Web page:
Its an ideal thing to do because what it boldly says is that while the new legislation is great, bang – here’s our grass roots created pet abuser register splashed all over the place.
It goes without saying there will be a special place for both brothers on that register.
Doing that in mid October would (and esp due to timing), really create something of a shit storm and a great deal of public hype. Not to mention that it makes people feel emboldened to read of the new legislation and suddenly there is this register that hits the scene.
We should also create the film inspired by the true events of ‘Baby’, legislation or not. We want and can create something worthy of submissions to film festivals or that would be of interest to one of the networks. Its a 5 month start-to-end project, partly shot on location and involving more than one case.
If a network were to step forward and offer to buy the rights, we would naturally ask more for it than its costing to produce in its entirety. If we ended up making a substantial profit on any such deal my intention would be to use that to establish both a cutting edge rescue centre with an education centre attached.
These are the things I strongly recommend that we do.
These are the tactics I woud suggest you lend your support to and that means financial backing.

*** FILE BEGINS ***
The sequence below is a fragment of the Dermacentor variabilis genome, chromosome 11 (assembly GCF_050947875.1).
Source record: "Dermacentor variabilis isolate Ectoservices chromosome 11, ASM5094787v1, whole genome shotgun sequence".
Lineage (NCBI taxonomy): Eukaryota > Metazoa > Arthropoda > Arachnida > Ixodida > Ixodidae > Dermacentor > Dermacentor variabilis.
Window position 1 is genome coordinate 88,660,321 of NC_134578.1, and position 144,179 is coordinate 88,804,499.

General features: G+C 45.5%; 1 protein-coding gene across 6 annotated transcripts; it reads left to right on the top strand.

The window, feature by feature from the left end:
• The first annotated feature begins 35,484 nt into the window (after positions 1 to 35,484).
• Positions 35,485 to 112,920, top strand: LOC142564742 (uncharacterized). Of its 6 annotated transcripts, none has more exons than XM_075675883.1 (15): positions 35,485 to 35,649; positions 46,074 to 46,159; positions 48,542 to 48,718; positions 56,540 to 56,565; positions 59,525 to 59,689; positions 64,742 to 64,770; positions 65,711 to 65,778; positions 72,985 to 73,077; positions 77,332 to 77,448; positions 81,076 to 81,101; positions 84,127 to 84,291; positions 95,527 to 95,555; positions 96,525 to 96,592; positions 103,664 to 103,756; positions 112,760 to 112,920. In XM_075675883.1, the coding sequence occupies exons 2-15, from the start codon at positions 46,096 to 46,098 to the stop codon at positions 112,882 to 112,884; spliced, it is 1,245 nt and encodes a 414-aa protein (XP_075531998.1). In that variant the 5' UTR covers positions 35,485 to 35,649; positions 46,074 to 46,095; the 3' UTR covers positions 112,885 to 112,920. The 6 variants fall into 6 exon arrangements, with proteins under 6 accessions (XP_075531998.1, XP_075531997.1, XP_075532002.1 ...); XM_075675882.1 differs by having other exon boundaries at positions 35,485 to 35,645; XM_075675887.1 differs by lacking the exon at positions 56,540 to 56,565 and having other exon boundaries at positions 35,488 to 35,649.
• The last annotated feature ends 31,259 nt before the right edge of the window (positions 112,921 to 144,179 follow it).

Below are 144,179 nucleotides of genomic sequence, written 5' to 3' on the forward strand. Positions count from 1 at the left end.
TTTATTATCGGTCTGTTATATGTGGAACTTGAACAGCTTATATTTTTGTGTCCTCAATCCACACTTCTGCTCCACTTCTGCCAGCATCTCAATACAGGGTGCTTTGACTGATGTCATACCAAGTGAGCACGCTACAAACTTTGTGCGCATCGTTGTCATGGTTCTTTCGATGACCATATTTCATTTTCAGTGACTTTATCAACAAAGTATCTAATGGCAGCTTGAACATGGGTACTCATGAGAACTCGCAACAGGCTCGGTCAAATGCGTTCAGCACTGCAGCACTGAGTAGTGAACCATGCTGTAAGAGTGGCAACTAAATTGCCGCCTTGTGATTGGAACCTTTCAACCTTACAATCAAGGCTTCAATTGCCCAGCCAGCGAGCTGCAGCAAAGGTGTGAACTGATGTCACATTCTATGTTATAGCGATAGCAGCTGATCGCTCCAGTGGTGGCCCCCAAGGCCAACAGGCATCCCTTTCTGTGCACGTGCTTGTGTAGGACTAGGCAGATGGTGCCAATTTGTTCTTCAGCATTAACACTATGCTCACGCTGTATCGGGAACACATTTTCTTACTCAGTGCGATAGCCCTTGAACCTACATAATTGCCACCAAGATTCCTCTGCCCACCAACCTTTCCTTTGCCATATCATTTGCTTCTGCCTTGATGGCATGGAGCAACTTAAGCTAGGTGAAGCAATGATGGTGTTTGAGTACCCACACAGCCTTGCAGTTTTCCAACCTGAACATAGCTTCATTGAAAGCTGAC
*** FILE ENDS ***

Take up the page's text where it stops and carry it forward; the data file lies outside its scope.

Those are the things we are ready and primed to swing right into action with, even if we have achieved our two initial aims.
Its your call. We’ve come so far in such a short time and with very little. There is no doubt we have done well. We could leave it there and for sure it would be seen as a successful model.
Or we could ramp it up, welcome the imminent legislation, but go full steam ahead on those other things I have mentioned.
When I say its ‘your call’, I don’t merely mean by saying ‘yeah, go for it bro’. Nothing we have done over these past 18 months happened without a huge number of hours and some finance. So, simply telling us to go for it doesn’t help. What helps is either direct labour or financial aid.
And that’s where it becomes your call.
As far as I’m concerned, Operation Frankish has nothing to prove anymore. We’ve demonstrated time and again what we are capable of.
What happens next is entirely down to the pet loving public.